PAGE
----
There's nothing admirable about intellectual dishonesty, and thus nothing admirable about religion, which all of us -- atheists and believers alike -- know is maintained solely through the refusal to ask certain questions and draw certain reasonable conclusions. It's a consensual conspiracy of silence in free countries, a non-consensual conspiracy of silence in unfree countries (parts of the Middle East today, Europe in centuries past, etc.). Both achieve the effect of limiting thought, not the best foundation for reaching the truth.
It is as wrong -- and indeed deeply shameful, not to mention rude -- for adults to engage in the perpetuation of god myths (or lies, if you will) as it would be for adults to insist that their invisible unicorn friends are constantly at their side, and rare is the religious believer smart enough to recognize that trotting out a list of emotional and moral rewards that will purportedly flow from holding such beliefs is hardly a reason to be less skeptical about the truth of those beliefs. Too often, religious believers think they're making a strong case for the existence of God by saying, "But if there weren't a God, I'd go off my meds, start drinking alcohol again, beat up the neighbor kids, be unable to think of a reason to go on living, simultaneously be paralyzed by fear of death..." And all this is supposed to make the believer a more credible witness? Embarrassing. Irresponsible. Juvenile. And manifestly evil. A sane society does not build its morality upon foundations -- or psyches -- that shaky.
Luckily, we have things like the controversial atheist billboard at the Lincoln Tunnel to remind us how easily religion's superstructure of lies is rattled and how quickly its defenders get nervous. Ricky Gervais' recent summary of his atheist views in Wall Street Journal (pointed out to me by Ali Kokmen) doesn't hurt either. About the staging of a Klingon version of A Christmas Carol (pointed out to me by Chuck Blake) I will reserve judgment, though.
And let no one doubt that all the good things religious people are trained to attribute to their religions (their fictional God continually hogging the credit for things) can just as easily be done by atheists. By sheer coincidence, just hours before I hosted a debate on the moral effects of religion, I once found myself helping a retarded blind person across the street, whereas I would imagine many religious people would think I should logically have been engaged in cannibalism. (I helped get medical attention for a reluctant homeless person recently, though, and was inclined by that experience to conclude that aiding the homeless is one of the most meaningless and unsatisfying things a person can do. That may be a debate unrelated to religion, though.)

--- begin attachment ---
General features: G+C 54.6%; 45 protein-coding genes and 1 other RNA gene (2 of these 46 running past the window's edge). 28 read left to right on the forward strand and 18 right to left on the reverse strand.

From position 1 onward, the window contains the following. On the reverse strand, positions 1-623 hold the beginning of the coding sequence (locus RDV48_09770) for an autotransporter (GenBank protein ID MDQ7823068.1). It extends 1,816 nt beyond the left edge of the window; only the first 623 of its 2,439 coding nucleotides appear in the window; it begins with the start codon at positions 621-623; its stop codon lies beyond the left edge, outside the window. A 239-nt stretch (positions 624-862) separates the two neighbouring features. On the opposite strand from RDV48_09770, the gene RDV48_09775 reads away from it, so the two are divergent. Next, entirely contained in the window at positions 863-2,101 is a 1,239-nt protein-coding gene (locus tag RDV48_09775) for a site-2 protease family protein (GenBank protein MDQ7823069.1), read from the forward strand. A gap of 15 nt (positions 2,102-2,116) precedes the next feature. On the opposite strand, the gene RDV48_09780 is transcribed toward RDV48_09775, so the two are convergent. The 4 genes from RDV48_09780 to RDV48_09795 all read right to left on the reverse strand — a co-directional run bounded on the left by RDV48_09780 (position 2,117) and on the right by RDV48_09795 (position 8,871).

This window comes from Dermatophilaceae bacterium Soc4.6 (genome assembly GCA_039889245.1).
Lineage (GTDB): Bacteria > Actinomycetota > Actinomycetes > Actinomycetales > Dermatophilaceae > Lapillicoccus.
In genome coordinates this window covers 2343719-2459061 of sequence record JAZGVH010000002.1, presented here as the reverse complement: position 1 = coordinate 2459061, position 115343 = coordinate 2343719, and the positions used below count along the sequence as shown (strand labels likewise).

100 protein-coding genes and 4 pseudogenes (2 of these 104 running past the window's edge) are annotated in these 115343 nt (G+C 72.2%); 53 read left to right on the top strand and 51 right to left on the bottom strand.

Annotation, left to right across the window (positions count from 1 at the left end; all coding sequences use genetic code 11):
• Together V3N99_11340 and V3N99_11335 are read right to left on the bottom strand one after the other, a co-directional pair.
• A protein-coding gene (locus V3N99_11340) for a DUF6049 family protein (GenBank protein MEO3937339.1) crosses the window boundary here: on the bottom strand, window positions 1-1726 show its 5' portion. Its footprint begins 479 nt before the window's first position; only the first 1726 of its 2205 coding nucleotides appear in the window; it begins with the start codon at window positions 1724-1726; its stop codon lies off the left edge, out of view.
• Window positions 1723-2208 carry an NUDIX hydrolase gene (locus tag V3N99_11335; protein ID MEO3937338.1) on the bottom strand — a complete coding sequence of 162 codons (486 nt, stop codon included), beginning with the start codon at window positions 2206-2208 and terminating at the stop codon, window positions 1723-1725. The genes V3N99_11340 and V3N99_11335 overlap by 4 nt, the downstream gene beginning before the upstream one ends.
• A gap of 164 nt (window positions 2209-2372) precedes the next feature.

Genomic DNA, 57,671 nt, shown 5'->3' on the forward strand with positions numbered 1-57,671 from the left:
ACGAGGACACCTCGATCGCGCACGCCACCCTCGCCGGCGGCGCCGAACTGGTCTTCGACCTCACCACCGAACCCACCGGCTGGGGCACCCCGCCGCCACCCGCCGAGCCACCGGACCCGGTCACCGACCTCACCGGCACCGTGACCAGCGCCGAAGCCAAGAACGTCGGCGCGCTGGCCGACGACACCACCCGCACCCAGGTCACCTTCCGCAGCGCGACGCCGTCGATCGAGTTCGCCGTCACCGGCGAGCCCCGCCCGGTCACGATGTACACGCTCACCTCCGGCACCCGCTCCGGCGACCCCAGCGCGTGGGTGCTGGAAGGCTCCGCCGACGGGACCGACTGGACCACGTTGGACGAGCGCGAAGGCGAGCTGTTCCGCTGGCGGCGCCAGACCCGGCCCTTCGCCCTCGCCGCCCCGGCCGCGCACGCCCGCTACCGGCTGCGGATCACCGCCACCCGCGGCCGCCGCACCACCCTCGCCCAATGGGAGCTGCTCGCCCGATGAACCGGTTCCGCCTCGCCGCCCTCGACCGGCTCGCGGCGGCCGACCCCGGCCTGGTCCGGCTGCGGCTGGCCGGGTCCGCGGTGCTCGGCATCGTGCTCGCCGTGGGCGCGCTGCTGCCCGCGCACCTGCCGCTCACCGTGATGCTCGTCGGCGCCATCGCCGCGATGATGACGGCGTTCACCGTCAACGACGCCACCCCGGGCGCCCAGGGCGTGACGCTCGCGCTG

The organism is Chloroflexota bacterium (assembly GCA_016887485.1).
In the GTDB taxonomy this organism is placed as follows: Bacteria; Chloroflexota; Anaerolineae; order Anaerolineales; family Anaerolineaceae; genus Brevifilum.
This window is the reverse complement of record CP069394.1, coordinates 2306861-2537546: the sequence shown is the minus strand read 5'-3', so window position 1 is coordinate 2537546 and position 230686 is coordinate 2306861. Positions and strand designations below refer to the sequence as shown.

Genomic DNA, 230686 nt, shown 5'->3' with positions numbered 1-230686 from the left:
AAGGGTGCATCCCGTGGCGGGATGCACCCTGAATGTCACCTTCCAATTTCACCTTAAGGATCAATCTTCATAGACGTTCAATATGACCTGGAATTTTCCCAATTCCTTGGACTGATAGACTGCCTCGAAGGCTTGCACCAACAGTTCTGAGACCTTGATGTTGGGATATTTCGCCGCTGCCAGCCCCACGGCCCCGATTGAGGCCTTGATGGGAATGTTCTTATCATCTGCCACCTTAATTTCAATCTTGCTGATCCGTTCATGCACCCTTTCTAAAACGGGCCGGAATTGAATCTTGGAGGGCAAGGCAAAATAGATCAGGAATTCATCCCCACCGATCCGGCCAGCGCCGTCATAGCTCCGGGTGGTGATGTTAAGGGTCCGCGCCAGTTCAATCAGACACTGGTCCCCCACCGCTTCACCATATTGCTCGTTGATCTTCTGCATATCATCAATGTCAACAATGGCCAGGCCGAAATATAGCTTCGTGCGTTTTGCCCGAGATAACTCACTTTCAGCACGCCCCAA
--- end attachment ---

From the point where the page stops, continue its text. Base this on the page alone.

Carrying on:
With a sort of repressed self-loathing, religious believers often like to point out that the non-religious
replicate certain patterns of religious behavior (in a similar vein, Don Boudreaux notes this article by his colleague Robert Nelson about religious overtones in the environmental movement). I would suggest that instead of saying, for example, "Many of those who leave Protestantism become crazy Druids" and leaving it at that, as if Protestantism has somehow been vindicated, we say, "Let us not make the mistake of believing in Protestantism or Druidism." That wasn't so hard, was it?
And as for my political allies who fancy religion useful as a goad to good behavior and policy, I'd just say that religion's impact on morals and policy seems so slight in most cases and unpredictable in the extreme cases that I see no reason to keep wasting time with it. My non-believer friend Michael Malice and my believer friend Debbie Colloton both pointed out to me the news that Pat Robertson wants to decriminalize pot. Stick that in your political formulae and smoke it. (And then watch Malice's appearance on FreedomWatch, please. And enjoy this Christmas card pointed out to me by a Fox staffer and fellow James Randi fan.)
But don't let me stop you enjoying Christmas dinner -- and indeed every dinner (I take great joy from what seem to me to be the increasingly classy recipes on ThisIsWhyYoureFat, and I do not need the endorsement of an invisible supernatural entity to do so).